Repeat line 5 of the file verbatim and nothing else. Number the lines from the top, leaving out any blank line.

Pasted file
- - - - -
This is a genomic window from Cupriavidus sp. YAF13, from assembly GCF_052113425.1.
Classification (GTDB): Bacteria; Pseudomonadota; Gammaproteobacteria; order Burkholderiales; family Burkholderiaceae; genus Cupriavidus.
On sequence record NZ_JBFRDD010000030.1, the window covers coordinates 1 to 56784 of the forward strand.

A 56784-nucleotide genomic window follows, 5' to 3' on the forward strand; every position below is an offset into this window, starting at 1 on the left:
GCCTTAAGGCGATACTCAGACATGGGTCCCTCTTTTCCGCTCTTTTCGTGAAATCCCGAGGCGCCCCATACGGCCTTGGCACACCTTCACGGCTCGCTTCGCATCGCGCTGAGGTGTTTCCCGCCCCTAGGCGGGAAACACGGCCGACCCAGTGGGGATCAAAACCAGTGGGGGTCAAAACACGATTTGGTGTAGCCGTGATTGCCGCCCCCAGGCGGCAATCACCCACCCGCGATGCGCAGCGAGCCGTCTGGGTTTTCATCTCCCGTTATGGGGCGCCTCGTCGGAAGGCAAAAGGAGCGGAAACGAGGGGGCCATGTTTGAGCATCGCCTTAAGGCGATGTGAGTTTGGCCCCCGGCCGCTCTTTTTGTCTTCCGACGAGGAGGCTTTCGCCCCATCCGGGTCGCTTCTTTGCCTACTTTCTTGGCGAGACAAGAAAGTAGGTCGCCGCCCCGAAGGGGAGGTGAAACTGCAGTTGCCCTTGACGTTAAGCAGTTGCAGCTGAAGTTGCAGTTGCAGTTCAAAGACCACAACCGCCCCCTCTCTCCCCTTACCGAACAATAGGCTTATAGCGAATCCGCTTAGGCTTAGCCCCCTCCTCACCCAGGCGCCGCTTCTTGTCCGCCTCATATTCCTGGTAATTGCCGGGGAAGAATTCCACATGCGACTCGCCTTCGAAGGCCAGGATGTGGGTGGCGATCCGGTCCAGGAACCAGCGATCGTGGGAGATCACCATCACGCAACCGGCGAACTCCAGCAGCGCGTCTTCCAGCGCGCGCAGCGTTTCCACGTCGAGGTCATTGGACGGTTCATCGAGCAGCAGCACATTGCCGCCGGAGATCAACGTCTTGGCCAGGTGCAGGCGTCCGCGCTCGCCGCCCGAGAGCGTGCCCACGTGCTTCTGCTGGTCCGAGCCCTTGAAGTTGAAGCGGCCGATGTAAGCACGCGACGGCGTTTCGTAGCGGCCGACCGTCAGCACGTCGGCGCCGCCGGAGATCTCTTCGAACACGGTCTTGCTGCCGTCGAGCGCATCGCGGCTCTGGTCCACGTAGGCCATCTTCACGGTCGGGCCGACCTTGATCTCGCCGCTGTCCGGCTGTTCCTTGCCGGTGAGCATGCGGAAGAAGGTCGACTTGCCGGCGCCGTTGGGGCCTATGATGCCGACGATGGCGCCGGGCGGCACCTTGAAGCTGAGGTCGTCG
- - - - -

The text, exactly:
GCCTTAAGGCGATACTCAGACATGGGTCCCTCTTTTCCGCTCTTTTCGTGAAATCCCGAGGCGCCCCATACGGCCTTGGCACACCTTCACGGCTCGCTTCGCATCGCGCTGAGGTGTTTCCCGCCCCTAGGCGGGAAACACGGCCGACCCAGTGGGGATCAAAACCAGTGGGGGTCAAAACACGATTTGGTGTAGCCGTGATTGCCGCCCCCAGGCGGCAATCACCCACCCGCGATGCGCAGCGAGCCGTCTGGGTTTTCATCTCCCGTTATGGGGCGCCTCGTCGGAAGGCAAAAGGAGCGGAAACGAGGGGGCCATGTTTGAGCATCGCCTTAAGGCGATGTGAGTTTGGCCCCCGGCCGCTCTTTTTGTCTTCCGACGAGGAGGCTTTCGCCCCATCCGGGTCGCTTCTTTGCCTACTTTCTTGGCGAGACAAGAAAGTAGGTCGCCGCCCCGAAGGGGAGGTGAAACTGCAGTTGCCCTTGACGTTAAGCAGTTGCAGCTGAAGTTGCAGTTGCAGTTCAAAGACCACAACCGCCCCCTCTCTCCCCTTACCGAACAATAGGCTTATAGCGAATCCGCTTAGGCTTAGCCCCCTCCTCACCCAGGCGCCGCTTCTTGTCCGCCTCATATTCCTGGTAATTGCCGGGGAAGAATTCCACATGCGACTCGCCTTCGAAGGCCAGGATGTGGGTGGCGATCCGGTCCAGGAACCAGCGATCGTGGGAGATCACCATCACGCAACCGGCGAACTCCAGCAGCGCGTCTTCCAGCGCGCGCAGCGTTTCCACGTCGAGGTCATTGGACGGTTCATCGAGCAGCAGCACATTGCCGCCGGAGATCAACGTCTTGGCCAGGTGCAGGCGTCCGCGCTCGCCGCCCGAGAGCGTGCCCACGTGCTTCTGCTGGTCCGAGCCCTTGAAGTTGAAGCGGCCGATGTAAGCACGCGACGGCGTTTCGTAGCGGCCGACCGTCAGCACGTCGGCGCCGCCGGAGATCTCTTCGAACACGGTCTTGCTGCCGTCGAGCGCATCGCGGCTCTGGTCCACGTAGGCCATCTTCACGGTCGGGCCGACCTTGATCTCGCCGCTGTCCGGCTGTTCCTTGCCGGTGAGCATGCGGAAGAAGGTCGACTTGCCGGCGCCGTTGGGGCCTATGATGCCGACGATGGCGCCGGGCGGCACCTTGAAGCTGAGGTCGTCG